BBC’s Peaky Blinders and Apple’s upcoming big-budget series See creator Steven Knight was reported last month on the BBC’s The Media Show saying the big streaming services are increasingly demanding global exclusivity.
He said: “Apple and Netflix are different. Netflix is very happy to work with people. In terms of how people see the BBC, the individuals within those companies know what the BBC represents and know that it’s a benchmark for quality.
“In terms of the business model does the BBC take part in it or not, that is a decision that they take depending on how they run their business.”
Knight added while he was loyal to the BBC, the global streaming video-on-demand (SVoD) distribution of Peaky Blinders aided it in becoming a global success.
The upcoming Apple streaming service is set to launch next month with approximately $6 billion spend set on new programming.
While later in November, Disney+ - the SVoD answer from the Walt Disney Company - will go live in the US, Canada and Netherlands with Australia and New Zealand to follow and a global rollout to come throughout 2020.
Come next year, HBO Max, NBCUniversal’s Peacock and short-form player Quibi will hit the already buzzing market.
The competition, already crowded, is becoming dense.
Speaking at the Royal Television Society Cambridge Conference last month, Netflix chief executive Reed Hastings called the upcoming streaming service launches and its owners with deep pockets, a remarkable time of competition for the original SVoD operation as well as its current competitors.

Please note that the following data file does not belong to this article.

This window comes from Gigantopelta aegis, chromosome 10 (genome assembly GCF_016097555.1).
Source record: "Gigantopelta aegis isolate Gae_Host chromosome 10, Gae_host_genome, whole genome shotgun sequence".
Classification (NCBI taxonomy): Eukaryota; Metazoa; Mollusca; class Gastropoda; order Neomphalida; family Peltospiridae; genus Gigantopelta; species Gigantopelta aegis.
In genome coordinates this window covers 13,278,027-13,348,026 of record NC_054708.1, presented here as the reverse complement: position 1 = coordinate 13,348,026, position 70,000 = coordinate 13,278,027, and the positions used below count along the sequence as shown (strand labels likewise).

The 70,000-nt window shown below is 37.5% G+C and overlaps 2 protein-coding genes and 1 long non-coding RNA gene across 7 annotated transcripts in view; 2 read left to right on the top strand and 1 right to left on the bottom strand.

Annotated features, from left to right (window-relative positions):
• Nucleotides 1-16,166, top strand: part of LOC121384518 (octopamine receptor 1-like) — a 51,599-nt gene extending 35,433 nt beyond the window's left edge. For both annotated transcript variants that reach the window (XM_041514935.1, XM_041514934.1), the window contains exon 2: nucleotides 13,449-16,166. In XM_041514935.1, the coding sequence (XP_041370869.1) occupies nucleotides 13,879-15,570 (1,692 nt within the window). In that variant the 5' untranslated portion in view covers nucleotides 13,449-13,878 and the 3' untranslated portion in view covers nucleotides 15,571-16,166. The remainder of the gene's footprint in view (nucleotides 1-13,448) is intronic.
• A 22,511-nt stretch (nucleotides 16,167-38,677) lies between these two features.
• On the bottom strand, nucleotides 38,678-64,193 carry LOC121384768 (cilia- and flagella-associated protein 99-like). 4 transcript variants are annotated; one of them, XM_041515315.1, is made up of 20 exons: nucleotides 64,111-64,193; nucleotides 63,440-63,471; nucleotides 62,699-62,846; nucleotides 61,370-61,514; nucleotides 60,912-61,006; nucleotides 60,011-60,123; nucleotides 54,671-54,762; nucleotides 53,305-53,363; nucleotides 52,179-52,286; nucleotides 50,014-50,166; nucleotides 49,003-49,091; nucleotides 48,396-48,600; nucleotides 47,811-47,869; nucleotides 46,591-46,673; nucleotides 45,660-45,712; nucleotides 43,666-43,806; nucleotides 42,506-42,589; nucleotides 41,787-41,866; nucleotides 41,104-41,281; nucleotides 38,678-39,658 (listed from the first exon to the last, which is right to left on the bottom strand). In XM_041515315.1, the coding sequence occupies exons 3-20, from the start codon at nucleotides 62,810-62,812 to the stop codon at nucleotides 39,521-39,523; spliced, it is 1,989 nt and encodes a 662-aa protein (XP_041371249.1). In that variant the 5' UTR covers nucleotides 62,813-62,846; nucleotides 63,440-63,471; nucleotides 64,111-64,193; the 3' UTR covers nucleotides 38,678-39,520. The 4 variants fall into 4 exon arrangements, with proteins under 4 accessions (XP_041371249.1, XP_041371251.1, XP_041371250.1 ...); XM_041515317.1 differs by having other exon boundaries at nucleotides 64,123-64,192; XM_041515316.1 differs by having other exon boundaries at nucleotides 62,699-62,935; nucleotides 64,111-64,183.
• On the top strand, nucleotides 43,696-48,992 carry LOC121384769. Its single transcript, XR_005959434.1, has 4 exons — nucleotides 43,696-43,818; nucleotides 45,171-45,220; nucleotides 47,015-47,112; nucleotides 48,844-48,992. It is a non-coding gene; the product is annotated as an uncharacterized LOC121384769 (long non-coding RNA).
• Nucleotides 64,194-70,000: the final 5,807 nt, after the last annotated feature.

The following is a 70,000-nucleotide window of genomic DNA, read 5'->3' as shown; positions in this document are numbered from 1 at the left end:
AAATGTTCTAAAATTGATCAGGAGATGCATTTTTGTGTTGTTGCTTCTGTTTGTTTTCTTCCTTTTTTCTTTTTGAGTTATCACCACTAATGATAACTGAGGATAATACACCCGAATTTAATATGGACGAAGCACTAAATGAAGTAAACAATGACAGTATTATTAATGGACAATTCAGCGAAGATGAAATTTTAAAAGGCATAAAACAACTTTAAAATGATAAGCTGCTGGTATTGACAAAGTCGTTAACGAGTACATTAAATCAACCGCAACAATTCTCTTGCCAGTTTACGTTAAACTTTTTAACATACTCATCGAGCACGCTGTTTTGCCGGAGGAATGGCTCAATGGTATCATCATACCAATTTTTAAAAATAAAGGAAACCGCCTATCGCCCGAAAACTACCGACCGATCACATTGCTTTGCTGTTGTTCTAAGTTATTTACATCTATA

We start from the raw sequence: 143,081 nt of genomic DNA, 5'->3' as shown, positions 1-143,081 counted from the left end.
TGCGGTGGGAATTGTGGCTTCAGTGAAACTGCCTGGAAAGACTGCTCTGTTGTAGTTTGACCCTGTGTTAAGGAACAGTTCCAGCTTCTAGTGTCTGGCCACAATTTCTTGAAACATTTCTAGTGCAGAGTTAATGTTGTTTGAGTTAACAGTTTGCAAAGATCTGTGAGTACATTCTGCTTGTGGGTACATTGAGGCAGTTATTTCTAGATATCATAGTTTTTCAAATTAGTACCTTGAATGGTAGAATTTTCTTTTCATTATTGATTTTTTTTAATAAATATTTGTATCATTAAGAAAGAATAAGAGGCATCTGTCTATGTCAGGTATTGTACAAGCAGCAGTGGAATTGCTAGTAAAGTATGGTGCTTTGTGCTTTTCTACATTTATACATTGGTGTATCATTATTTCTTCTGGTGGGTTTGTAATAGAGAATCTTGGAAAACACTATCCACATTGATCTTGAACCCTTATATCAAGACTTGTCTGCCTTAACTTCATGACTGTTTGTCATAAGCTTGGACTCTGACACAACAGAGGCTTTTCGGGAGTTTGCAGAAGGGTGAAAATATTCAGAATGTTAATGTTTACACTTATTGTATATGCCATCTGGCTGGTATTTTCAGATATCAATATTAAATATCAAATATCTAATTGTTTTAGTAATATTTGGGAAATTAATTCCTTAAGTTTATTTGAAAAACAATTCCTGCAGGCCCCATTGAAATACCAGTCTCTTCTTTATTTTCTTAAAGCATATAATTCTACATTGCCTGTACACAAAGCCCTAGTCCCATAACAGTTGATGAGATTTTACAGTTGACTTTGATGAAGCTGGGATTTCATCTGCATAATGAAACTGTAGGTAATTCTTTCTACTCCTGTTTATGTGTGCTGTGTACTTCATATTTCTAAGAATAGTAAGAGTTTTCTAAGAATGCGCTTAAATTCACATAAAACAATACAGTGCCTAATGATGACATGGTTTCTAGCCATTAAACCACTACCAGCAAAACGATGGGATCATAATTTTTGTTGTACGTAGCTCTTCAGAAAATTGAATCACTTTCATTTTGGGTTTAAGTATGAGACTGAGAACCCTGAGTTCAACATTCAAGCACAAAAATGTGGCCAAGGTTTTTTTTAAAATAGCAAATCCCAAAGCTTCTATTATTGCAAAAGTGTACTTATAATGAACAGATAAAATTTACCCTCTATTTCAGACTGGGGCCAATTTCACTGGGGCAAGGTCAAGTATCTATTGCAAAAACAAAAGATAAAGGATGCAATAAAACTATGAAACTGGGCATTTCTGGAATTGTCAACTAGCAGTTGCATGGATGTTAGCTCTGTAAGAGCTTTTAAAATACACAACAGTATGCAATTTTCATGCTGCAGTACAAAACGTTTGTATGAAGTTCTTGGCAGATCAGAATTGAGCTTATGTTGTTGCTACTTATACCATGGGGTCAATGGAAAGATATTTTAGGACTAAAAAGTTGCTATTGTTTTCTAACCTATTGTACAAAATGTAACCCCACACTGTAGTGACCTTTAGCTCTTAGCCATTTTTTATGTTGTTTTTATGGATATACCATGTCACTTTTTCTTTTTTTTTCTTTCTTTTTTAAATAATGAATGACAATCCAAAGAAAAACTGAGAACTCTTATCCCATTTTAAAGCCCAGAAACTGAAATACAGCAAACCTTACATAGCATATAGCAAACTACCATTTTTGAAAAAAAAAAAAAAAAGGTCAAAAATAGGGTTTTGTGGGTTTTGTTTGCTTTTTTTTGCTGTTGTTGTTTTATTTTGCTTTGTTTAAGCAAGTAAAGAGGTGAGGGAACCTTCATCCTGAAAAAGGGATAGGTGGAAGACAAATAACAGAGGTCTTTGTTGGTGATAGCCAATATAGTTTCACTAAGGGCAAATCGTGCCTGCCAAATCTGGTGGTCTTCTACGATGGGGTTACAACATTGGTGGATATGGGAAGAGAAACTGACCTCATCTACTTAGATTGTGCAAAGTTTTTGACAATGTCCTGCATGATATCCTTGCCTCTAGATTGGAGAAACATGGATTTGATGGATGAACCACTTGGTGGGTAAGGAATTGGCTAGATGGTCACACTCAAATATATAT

Next year the BBC will unveil a reinvented iPlayer which will present a different “look and feel,” which will become the “gateway” for all of BBC’s programmes, news and live sporting events.
The BBC announced its biggest revamp to iPlayer since the launch in 2007 with director general Tony Hall unveiling his ambition for the BBC to challenge the dominance of Netflix and Amazon by luring audiences to the UK’s own streaming platform for its “human touch.”
The BBC conceded that whilst it “cannot compete financially with the coffers of Netflix, it can promote individual talent” across its services, through box-sets and podcasts, and curate a “platform with a human touch.”
According to reports the BBC’s long-standing numbered TV channels could be renamed to stay relevant when the new iPlayer becomes the main portal for viewers.
BBC director of content Charlotte Moore said: “iPlayer will become the heart of everything we do; the gateway to all our programmes - a ‘total TV’ experience which will bring everything you want from BBC television into one place for the first time.”
Netflix shows are commissioned using viewer data and algorithms, which can often lead to an excessive influx of series on popular themes, such as drug crime-lords, killer documentaries and sci-fi dramas.
The competition from the likes of Netflix and Amazon Prime Video are already challenging UK broadcasters, and the coming SVoD rollout will certainly lead to more co-production collaborations and talent acquisition deals where established players will need to work smarter and harder to retain talent and eyeballs.